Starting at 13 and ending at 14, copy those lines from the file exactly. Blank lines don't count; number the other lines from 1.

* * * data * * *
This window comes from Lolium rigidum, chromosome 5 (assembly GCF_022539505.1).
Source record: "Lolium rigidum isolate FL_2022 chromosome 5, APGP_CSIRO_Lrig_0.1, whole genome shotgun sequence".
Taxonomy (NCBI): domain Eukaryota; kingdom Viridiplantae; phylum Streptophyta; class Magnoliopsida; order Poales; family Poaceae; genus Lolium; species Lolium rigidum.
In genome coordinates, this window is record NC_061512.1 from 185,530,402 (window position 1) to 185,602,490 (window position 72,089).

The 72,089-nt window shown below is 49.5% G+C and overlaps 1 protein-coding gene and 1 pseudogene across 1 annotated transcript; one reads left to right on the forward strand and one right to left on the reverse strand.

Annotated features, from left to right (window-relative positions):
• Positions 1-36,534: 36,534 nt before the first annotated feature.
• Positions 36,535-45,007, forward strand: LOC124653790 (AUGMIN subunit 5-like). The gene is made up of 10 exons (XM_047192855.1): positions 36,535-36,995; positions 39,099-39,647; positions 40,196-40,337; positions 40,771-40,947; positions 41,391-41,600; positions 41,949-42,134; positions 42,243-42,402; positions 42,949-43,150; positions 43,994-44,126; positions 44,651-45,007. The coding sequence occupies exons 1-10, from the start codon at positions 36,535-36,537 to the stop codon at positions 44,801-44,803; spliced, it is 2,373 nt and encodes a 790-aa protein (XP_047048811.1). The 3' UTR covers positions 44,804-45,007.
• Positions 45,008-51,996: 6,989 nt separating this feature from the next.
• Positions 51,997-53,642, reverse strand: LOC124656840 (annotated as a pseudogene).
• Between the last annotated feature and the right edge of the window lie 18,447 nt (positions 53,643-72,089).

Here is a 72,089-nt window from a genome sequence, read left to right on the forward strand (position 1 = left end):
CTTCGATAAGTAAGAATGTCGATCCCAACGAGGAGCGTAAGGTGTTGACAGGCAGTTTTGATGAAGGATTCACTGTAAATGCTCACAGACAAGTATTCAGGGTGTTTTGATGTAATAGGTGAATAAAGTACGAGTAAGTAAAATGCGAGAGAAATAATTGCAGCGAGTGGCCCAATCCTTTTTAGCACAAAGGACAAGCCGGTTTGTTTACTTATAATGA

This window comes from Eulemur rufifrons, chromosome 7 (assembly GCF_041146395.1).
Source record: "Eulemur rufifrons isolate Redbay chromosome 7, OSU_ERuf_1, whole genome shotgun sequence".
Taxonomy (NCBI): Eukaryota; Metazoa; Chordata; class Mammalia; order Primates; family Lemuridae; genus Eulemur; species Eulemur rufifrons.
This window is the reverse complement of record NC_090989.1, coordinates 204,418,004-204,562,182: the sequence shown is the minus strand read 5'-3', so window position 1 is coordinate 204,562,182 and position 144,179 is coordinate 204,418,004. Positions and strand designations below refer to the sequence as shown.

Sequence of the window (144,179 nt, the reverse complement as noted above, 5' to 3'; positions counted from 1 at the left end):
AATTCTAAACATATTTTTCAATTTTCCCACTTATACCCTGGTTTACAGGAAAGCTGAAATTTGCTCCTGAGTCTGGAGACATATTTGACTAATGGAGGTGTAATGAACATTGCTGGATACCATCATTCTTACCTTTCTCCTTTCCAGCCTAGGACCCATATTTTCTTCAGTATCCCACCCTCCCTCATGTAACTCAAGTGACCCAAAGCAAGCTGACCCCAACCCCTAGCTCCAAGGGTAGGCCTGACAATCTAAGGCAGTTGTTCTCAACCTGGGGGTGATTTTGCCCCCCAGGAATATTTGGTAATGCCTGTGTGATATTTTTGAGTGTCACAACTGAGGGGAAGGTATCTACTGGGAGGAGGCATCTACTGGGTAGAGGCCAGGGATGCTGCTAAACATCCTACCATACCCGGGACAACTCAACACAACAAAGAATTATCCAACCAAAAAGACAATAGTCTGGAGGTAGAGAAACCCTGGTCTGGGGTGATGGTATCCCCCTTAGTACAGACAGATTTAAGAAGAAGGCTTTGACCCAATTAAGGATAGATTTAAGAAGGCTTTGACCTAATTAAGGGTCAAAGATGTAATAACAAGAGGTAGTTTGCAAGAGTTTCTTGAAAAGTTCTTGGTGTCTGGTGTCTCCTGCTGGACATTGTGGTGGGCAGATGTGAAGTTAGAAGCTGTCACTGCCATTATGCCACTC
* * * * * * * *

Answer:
CTTCGATAAGTAAGAATGTCGATCCCAACGAGGAGCGTAAGGTGTTGACAGGCAGTTTTGATGAAGGATTCACTGTAAATGCTCACAGACAAGTATTCAGGGTGTTTTGATGTAATAGGTGAATAAAGTACGAGTAAGTAAAATGCGAGAGAAATAATTGCAGCGAGTGGCCCAATCCTTTTTAGCACAAAGGACAAGCCGGTTTGTTTACTTATAATGA

This window comes from Eulemur rufifrons, chromosome 7 (assembly GCF_041146395.1).